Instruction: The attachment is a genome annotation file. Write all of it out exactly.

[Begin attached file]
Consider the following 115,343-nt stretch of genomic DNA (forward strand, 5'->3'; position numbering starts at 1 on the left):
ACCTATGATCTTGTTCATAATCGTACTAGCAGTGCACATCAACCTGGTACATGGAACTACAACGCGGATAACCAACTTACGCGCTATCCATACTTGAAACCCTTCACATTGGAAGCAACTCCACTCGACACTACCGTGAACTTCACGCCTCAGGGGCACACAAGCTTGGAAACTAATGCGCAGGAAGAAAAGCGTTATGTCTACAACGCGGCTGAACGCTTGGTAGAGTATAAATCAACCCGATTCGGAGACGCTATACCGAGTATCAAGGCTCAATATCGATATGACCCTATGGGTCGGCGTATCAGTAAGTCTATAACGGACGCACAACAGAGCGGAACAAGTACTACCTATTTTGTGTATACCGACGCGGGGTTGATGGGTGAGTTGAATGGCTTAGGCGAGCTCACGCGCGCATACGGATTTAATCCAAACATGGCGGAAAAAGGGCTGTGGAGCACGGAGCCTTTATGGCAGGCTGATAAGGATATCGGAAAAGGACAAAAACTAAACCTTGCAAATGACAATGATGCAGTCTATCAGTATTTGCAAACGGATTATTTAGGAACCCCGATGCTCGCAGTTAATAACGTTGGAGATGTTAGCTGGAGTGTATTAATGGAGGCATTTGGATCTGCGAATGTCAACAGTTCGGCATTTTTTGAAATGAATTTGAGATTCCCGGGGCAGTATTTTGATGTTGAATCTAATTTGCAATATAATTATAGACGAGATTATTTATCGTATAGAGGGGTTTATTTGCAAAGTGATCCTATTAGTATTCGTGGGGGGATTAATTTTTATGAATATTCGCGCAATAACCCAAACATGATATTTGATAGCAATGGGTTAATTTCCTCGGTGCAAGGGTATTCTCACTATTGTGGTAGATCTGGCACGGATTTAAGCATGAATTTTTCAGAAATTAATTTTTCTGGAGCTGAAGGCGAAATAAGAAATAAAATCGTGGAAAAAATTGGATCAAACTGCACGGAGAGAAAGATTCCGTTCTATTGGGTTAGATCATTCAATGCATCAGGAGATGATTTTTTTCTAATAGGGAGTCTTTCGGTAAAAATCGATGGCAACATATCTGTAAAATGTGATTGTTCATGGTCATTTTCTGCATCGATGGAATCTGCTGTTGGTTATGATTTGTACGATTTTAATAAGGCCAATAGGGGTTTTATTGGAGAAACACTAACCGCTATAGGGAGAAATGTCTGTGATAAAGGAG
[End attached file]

Consider the following 115,343-nt stretch of genomic DNA (forward strand, 5'->3'; position numbering starts at 1 on the left):
ACCTATGATCTTGTTCATAATCGTACTAGCAGTGCACATCAACCTGGTACATGGAACTACAACGCGGATAACCAACTTACGCGCTATCCATACTTGAAACCCTTCACATTGGAAGCAACTCCACTCGACACTACCGTGAACTTCACGCCTCAGGGGCACACAAGCTTGGAAACTAATGCGCAGGAAGAAAAGCGTTATGTCTACAACGCGGCTGAACGCTTGGTAGAGTATAAATCAACCCGATTCGGAGACGCTATACCGAGTATCAAGGCTCAATATCGATATGACCCTATGGGTCGGCGTATCAGTAAGTCTATAACGGACGCACAACAGAGCGGAACAAGTACTACCTATTTTGTGTATACCGACGCGGGGTTGATGGGTGAGTTGAATGGCTTAGGCGAGCTCACGCGCGCATACGGATTTAATCCAAACATGGCGGAAAAAGGGCTGTGGAGCACGGAGCCTTTATGGCAGGCTGATAAGGATATCGGAAAAGGACAAAAACTAAACCTTGCAAATGACAATGATGCAGTCTATCAGTATTTGCAAACGGATTATTTAGGAACCCCGATGCTCGCAGTTAATAACGTTGGAGATGTTAGCTGGAGTGTATTAATGGAGGCATTTGGATCTGCGAATGTCAACAGTTCGGCATTTTTTGAAATGAATTTGAGATTCCCGGGGCAGTATTTTGATGTTGAATCTAATTTGCAATATAATTATAGACGAGATTATTTATCGTATAGAGGGGTTTATTTGCAAAGTGATCCTATTAGTATTCGTGGGGGGATTAATTTTTATGAATATTCGCGCAATAACCCAAACATGATATTTGATAGCAATGGGTTAATTTCCTCGGTGCAAGGGTATTCTCACTATTGTGGTAGATCTGGCACGGATTTAAGCATGAATTTTTCAGAAATTAATTTTTCTGGAGCTGAAGGCGAAATAAGAAATAAAATCGTGGAAAAAATTGGATCAAACTGCACGGAGAGAAAGATTCCGTTCTATTGGGTTAGATCATTCAATGCATCAGGAGATGATTTTTTTCTAATAGGGAGTCTTTCGGTAAAAATCGATGGCAACATATCTGTAAAATGTGATTGTTCATGGTCATTTTCTGCATCGATGGAATCTGCTGTTGGTTATGATTTGTACGATTTTAATAAGGCCAATAGGGGTTTTATTGGAGAAACACTAACCGCTATAGGGAGAAATGTCTGTGATAAAGGAG